The living space and hot water systems are powered by biomass boilers and a solar hot water system, and we have no air conditioning in the building. Our grey water systems use recycled rainwater that, alongside natural and stack ventilation, reduces our dependence on mains infrastructure — and keeps down costs.

All of this sits under an extensive and very beautiful green roof in a wonderful woodland setting that we manage for biodiversity.

The Rivergreen Centre is a great example of an efficient building going beyond standard design to receive a B (39) on the Energy Performance Certificate (EPC) scale — the national average is 100.

For the majority of 2021, electricity purchased for The Rivergreen Centre came from a mixed tariff that we inherited when we took the building on. We moved to a 100% renewable tariff in November 2021, so from this point (and onwards into the future) Scope 2 market-based emissions, reflecting our supplier choice, will be zero.

We also operate an office space in London, where electricity comes from a renewable tariff, resulting in zero Scope 2 market-based emissions.

Due to COVID19, and a flexible working policy that we have subsequently adopted for the whole business, in 2021 our employees predominantly worked from home. This has been taken into consideration, and increases facilities emissions because:

Not all employees use low-carbon/renewable electricity:


of staff are on a renewable power tariff, while the rest use non-renewables or are unsure of their provider.

Employees use natural gas for heating their home, and, at the moment, home environments tend to be less optimised for daytime working and cost saving. However, the additional working from home emissions are still lower than the alternative of having all employees commute to the office full time.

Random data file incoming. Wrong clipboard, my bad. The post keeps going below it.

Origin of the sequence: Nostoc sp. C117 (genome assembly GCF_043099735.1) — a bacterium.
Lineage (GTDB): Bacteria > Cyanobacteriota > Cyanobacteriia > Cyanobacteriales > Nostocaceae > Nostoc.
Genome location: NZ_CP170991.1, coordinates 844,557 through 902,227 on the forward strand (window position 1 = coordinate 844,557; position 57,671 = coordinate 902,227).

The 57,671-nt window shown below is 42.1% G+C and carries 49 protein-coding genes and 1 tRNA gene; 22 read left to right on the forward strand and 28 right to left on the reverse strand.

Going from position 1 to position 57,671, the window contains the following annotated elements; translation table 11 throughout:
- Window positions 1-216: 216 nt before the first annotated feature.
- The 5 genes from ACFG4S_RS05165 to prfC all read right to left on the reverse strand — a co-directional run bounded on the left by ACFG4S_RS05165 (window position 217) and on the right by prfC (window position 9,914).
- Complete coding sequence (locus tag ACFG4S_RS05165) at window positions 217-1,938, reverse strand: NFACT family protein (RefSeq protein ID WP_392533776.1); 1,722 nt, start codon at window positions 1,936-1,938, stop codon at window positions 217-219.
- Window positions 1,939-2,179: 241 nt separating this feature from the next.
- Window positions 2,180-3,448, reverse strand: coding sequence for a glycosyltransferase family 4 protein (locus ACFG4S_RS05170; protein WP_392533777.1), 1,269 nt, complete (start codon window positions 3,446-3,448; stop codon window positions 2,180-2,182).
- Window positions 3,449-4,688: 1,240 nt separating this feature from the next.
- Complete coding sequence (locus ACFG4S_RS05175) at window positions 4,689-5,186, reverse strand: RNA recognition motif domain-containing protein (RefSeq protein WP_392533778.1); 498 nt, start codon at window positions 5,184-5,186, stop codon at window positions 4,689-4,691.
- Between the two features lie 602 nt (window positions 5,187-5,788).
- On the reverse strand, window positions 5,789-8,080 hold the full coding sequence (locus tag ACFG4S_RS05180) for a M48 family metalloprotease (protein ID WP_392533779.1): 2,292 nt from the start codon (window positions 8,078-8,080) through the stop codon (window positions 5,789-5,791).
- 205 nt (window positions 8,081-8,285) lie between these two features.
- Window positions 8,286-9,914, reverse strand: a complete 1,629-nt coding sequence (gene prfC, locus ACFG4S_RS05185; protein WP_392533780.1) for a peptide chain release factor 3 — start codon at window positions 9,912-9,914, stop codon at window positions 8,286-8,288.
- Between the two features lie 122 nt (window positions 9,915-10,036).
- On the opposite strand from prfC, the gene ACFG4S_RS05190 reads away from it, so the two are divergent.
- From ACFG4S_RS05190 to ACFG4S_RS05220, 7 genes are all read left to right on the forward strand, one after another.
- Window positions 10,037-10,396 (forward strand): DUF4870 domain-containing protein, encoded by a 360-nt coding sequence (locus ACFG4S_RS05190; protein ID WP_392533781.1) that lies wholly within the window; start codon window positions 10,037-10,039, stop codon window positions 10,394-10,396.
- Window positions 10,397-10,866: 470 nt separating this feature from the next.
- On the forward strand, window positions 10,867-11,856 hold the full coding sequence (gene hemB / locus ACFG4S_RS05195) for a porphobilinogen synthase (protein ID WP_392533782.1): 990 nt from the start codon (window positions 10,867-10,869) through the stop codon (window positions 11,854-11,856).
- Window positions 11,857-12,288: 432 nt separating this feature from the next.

207tCO2e(44.75% of total)


The largest contributor to our operations’ emissions, and largest contributor overall, was purchased technology.

The emissions from physical technology were large but anticipated.

Atom bank uses Google’s cloud infrastructure for its cloud computing needs, and, as they are one of the global leaders in sustainability, the operating emissions were completely offset by them.


The embodied emissions for our physical infrastructure, however, were not offset by Google, resulting in a 5.71% overall contribution.

We’re a generous bunch, so there were some employee gifts that were sent throughout 2021, which have an associated carbon impact. We expect the emissions for these to fall in the future as more in-person events are hosted after the pandemic.

Our in-house diet was very lean for 2021 as the office cafe was closed for most of the year. However, coffee and milk purchasing was not as sustainable as it could be (though usage in 2021 was low, this is likely to increase for 2022). We provided seasonal fruit for our team from a local greengrocer.


68tCO2e(14.8% of the total)


During 2021, travel-related emissions were low but still accounted for 15% of total emissions.

This despite the fact that for seven months of the year there was almost no travel to and from the office. We also travelled very little for business.

Annual distance and emissions from commute to work

350,00050,000300,00045,000250,00040,000200,00035,000150,00030,000100,00025,00050,000Total Distance (km)Total Emissions (kgCO2e)WalkTotal Distance (km)Emissions (kgCO2e)Drive ICEDrive EVBusUndergroundTrainCycle20,000015,00010,0005,0000

One finding from the report highlighted that due to the variety of locations that our team live in, there is a mixture of commuting by car, bicycle and public transport, with travel by car being the most popular method of transport to and from our office but also the most polluting.

Our supply chain

Supply chain values that are widely used are typically not the most accurate or consistent, so, instead of using these figures, we’ve decided to take more tangible action.